Arnold Kling writes:
In contrast, those of us who were educated at left-leaning institutions learn almost nothing about Buchanan. There, he is (was) that right-wing guy who was a big proponent of public choice theory. He is treated as a shallow thinker whose claim to fame is treating government officials as self-interested.
In fact, Buchanan is one of the few economists who I credit with thinking more deeply than I do. (Yes, this reveals a lot about my self-regard. My egotistical view of the world is that other economists forego philosophical rigor in exchange for mathematical precision.)
I certainly wouldn’t call the Boston University Economics Department a left-leaning institution, but I hadn’t even heard of Buchanan until after his death, which came after I’d received one and a half degrees in Economics from BU. And I also think it’s fair to say my education has come down more on the mathematical-precision side of the ledger than on the philosophical-rigor side.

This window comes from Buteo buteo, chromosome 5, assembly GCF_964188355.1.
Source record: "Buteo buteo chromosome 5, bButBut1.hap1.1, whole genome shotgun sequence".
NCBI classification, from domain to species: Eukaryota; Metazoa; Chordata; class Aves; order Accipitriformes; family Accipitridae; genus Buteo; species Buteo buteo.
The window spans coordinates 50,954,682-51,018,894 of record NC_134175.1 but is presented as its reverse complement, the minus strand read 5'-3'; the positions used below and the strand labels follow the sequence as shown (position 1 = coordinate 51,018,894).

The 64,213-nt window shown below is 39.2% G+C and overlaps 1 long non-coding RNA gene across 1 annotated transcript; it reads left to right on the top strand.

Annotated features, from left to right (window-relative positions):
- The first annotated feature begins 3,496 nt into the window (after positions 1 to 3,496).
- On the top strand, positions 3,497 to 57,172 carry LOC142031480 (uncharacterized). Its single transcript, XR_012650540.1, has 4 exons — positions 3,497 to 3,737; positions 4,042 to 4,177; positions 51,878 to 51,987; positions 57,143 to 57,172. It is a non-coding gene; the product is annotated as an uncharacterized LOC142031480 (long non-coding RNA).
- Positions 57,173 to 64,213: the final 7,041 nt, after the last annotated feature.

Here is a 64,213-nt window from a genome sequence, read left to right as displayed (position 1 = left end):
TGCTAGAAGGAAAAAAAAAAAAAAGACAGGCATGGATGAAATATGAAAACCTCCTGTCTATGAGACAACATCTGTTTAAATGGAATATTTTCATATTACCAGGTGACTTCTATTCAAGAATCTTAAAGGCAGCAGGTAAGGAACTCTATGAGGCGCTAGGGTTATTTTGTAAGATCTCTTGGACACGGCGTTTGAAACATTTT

I suppose I might be taught about Buchanan in my M.A. studies at some point, but he has not come up yet and it is very easy to walk away from BU with two degrees in Economics and an awesome proficiency in Stata, without ever having heard Buchanan’s name.
All that I know about him I know from the (mostly libertarian corners of the) blogosphere, but I have ordered The Calculus of Consent and The Limits of Liberty on Amazon.